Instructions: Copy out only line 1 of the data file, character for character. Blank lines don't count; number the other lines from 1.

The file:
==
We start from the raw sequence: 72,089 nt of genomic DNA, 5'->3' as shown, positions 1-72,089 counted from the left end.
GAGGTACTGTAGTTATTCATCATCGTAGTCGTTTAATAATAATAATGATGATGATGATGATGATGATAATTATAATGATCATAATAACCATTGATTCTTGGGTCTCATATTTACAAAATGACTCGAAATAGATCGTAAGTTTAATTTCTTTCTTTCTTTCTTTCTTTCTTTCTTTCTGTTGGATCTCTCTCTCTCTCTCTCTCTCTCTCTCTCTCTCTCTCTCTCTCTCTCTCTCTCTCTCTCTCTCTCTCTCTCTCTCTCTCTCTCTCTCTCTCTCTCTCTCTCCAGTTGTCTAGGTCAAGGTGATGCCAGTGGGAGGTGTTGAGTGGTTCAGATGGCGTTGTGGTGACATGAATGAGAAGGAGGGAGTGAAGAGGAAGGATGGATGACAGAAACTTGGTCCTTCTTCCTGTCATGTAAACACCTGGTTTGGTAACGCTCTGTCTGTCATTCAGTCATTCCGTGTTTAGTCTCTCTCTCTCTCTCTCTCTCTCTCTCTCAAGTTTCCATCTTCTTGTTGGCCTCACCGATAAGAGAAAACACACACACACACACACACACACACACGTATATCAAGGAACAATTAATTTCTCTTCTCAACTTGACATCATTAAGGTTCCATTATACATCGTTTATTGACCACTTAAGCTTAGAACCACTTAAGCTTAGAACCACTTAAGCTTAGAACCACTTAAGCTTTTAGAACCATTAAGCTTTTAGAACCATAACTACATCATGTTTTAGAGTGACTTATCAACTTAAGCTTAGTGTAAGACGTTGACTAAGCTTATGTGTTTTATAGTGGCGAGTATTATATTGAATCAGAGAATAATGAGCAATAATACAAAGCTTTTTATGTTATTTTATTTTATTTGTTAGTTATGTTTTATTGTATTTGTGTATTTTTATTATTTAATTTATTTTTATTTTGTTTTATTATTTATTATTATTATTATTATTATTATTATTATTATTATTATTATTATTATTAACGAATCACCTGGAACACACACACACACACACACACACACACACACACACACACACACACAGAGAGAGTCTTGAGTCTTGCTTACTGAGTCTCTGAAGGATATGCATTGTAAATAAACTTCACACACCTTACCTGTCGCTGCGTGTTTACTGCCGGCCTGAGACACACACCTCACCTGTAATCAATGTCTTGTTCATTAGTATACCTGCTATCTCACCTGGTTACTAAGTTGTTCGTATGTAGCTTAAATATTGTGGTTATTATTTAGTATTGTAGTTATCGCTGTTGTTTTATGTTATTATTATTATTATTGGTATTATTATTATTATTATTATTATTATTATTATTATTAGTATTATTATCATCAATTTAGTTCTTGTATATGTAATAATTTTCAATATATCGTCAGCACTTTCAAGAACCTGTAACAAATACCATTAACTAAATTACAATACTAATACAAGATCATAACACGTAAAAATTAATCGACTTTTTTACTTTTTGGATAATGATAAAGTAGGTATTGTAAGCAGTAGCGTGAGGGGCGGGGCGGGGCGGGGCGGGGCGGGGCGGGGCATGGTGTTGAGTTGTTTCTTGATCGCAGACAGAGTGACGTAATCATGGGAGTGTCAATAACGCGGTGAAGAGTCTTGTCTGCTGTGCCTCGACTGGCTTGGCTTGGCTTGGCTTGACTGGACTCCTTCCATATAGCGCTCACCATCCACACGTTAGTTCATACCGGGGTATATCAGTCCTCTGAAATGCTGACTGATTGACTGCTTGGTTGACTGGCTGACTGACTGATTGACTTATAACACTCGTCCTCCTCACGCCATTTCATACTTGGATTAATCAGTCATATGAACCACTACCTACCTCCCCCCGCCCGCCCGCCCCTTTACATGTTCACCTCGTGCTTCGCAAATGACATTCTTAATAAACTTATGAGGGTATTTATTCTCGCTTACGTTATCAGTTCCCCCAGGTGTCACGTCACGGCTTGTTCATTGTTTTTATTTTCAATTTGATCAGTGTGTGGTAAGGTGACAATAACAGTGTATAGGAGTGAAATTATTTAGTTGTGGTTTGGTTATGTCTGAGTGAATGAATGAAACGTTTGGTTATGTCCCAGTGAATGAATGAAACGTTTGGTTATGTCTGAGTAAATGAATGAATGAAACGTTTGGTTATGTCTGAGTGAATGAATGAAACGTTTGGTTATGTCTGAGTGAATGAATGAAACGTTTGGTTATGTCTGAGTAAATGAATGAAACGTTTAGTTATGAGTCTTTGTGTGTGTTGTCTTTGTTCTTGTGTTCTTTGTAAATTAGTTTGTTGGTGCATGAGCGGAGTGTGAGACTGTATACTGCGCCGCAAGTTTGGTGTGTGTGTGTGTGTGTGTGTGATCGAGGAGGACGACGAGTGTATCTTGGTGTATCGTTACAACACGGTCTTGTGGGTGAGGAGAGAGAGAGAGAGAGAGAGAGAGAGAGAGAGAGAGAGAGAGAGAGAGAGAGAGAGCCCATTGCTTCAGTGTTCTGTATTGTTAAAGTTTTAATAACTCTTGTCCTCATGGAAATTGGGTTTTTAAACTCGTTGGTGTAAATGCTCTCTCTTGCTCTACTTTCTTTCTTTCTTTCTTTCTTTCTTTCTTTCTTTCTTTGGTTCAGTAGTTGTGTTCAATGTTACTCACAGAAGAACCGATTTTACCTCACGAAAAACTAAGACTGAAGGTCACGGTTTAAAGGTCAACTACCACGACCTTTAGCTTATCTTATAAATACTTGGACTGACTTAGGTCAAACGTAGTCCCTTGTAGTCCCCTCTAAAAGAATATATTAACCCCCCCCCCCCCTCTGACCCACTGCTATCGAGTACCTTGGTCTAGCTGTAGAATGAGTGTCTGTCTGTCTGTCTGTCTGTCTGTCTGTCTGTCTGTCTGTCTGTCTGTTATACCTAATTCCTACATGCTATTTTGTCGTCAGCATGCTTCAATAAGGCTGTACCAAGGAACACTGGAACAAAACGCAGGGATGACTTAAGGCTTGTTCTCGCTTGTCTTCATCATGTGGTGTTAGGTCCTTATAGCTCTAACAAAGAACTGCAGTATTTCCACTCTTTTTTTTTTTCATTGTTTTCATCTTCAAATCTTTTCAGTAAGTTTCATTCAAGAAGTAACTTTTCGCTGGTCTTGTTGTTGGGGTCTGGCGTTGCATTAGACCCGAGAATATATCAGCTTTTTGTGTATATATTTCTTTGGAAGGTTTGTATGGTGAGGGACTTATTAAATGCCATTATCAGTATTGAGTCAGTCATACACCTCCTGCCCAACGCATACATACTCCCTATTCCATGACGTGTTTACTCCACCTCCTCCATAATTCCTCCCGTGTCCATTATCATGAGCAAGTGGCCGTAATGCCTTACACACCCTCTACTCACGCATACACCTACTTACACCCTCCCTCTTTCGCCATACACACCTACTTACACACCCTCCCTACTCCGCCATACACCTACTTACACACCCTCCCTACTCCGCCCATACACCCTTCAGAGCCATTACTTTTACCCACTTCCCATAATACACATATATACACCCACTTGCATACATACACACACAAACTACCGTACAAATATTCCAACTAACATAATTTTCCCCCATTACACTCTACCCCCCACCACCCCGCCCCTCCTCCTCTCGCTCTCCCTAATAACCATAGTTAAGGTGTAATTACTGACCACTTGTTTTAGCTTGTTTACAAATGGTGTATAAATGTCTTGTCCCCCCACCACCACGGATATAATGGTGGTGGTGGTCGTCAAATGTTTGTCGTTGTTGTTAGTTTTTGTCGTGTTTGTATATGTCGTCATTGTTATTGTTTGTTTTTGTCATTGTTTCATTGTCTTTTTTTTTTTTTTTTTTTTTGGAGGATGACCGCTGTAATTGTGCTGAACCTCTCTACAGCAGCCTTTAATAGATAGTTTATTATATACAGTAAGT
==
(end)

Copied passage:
We start from the raw sequence: 72,089 nt of genomic DNA, 5'->3' as shown, positions 1-72,089 counted from the left end.